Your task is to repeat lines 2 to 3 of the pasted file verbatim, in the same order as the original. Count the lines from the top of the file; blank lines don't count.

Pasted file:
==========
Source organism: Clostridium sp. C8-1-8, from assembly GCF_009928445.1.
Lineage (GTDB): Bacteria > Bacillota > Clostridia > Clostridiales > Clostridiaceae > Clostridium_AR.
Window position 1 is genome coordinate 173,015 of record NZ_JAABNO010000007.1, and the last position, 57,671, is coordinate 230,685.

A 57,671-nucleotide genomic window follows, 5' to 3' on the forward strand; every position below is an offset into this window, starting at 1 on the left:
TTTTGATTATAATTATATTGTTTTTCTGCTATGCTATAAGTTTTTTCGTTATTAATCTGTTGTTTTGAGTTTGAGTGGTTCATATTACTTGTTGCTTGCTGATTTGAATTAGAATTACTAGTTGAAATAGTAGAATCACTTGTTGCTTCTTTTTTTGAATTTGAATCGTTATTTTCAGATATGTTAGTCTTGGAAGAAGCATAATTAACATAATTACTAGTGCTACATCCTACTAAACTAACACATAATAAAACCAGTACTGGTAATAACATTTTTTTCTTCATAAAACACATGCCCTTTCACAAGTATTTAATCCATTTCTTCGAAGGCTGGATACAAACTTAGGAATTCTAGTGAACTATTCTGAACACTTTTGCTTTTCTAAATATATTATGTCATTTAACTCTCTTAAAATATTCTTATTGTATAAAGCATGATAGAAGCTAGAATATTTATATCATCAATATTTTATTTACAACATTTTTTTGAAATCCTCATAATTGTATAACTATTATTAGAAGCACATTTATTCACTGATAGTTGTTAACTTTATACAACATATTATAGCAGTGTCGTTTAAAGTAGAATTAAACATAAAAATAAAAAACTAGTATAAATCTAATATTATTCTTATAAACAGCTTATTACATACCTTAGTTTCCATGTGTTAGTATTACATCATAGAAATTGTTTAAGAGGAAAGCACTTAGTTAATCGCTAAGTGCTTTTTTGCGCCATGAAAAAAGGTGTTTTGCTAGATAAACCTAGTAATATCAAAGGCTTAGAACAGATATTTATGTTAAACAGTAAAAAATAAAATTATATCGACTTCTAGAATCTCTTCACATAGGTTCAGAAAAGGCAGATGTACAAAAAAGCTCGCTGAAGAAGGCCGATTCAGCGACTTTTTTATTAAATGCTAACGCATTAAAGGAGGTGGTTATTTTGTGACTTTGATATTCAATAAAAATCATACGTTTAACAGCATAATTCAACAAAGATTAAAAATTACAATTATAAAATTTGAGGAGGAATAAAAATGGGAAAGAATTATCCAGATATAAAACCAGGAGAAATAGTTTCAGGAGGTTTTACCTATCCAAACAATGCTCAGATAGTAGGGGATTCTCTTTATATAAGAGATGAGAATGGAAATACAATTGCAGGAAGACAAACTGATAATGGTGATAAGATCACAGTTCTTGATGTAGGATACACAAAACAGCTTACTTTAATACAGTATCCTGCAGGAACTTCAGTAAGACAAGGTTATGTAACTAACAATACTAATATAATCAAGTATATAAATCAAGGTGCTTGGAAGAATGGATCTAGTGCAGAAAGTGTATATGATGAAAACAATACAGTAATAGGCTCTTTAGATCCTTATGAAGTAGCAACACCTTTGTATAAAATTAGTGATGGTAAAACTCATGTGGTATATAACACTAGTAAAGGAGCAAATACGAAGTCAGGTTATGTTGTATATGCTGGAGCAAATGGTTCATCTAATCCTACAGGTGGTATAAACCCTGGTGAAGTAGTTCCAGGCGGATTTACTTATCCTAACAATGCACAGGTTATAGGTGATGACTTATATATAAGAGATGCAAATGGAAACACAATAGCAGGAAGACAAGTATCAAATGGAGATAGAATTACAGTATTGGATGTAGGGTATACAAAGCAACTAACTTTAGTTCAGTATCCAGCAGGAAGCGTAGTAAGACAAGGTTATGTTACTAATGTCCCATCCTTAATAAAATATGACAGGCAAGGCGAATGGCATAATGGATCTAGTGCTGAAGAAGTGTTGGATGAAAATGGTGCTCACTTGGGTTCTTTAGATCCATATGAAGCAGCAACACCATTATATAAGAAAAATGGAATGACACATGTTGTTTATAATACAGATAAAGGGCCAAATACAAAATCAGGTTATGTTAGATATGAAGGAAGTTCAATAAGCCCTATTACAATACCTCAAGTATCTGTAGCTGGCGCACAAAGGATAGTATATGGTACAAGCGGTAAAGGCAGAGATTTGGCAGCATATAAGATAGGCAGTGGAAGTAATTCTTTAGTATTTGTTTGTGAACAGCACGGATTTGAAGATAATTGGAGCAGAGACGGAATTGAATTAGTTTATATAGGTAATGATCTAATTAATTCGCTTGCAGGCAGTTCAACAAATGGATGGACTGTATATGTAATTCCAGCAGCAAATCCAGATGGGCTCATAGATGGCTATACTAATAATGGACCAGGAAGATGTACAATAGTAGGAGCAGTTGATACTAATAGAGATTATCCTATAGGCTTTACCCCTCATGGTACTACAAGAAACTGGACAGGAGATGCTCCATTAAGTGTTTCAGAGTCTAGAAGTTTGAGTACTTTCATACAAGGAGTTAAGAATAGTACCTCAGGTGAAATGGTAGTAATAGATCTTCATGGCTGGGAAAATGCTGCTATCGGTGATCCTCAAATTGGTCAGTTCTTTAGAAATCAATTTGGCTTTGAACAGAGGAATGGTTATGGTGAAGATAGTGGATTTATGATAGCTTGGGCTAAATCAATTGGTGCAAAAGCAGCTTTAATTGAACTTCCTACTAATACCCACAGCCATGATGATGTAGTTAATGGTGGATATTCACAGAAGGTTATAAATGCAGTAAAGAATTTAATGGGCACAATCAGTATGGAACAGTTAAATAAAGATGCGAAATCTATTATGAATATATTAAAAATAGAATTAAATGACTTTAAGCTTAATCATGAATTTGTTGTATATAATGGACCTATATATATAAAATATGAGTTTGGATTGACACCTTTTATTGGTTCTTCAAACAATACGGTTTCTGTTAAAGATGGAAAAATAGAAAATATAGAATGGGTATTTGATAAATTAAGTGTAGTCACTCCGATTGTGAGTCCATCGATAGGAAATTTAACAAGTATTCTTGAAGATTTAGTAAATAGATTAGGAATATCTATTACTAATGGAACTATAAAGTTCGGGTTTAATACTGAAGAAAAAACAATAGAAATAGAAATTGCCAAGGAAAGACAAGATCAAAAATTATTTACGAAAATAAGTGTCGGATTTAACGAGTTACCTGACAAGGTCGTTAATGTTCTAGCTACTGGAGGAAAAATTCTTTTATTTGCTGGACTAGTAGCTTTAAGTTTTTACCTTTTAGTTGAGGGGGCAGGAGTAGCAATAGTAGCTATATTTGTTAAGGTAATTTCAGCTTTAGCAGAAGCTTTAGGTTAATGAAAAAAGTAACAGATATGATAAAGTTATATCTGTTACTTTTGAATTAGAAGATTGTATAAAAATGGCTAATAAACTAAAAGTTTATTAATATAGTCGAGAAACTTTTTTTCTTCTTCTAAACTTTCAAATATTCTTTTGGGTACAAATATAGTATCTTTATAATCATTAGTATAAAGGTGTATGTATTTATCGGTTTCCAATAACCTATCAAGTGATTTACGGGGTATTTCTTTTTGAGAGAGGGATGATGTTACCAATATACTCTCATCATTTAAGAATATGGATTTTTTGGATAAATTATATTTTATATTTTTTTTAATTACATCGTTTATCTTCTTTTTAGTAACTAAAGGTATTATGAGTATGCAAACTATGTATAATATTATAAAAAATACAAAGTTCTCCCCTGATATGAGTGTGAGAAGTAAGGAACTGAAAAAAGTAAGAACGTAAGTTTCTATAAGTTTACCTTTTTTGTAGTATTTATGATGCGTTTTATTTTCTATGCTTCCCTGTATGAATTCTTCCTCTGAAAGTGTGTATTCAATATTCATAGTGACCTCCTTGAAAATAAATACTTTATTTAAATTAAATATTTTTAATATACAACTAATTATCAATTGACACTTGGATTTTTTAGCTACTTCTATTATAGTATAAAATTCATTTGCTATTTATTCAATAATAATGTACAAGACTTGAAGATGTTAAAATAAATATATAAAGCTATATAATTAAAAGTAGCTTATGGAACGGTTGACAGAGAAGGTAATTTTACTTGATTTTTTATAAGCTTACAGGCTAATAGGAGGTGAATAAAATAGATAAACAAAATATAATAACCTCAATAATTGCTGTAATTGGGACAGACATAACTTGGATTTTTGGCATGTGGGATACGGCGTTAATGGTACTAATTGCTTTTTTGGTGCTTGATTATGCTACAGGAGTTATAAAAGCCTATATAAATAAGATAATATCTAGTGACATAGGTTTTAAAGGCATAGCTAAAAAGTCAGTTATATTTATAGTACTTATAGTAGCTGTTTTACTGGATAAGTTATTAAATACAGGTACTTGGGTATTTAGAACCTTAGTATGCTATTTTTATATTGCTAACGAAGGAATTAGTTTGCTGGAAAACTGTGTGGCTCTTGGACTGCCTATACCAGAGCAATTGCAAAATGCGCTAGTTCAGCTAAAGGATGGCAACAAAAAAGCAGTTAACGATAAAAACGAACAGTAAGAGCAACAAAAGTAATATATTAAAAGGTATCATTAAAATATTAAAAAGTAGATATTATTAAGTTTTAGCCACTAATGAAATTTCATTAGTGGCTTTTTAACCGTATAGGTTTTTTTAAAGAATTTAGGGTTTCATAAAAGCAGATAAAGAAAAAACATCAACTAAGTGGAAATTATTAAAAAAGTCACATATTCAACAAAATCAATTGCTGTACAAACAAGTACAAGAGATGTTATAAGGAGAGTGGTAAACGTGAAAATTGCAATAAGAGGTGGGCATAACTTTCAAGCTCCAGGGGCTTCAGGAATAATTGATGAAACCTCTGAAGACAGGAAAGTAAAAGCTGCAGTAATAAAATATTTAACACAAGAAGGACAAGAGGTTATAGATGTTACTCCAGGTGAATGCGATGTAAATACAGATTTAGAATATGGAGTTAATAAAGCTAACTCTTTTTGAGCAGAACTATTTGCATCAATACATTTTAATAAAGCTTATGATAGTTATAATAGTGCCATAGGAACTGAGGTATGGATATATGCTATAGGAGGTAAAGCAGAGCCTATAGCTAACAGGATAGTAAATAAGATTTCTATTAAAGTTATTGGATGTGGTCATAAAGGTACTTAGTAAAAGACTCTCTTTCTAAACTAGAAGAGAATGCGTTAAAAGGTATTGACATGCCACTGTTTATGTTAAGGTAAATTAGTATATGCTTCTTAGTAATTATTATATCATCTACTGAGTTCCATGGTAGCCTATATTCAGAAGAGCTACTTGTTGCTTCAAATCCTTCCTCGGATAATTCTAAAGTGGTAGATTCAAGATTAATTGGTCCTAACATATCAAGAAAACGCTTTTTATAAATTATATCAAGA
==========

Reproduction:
Lineage (GTDB): Bacteria > Bacillota > Clostridia > Clostridiales > Clostridiaceae > Clostridium_AR.
Window position 1 is genome coordinate 173,015 of record NZ_JAABNO010000007.1, and the last position, 57,671, is coordinate 230,685.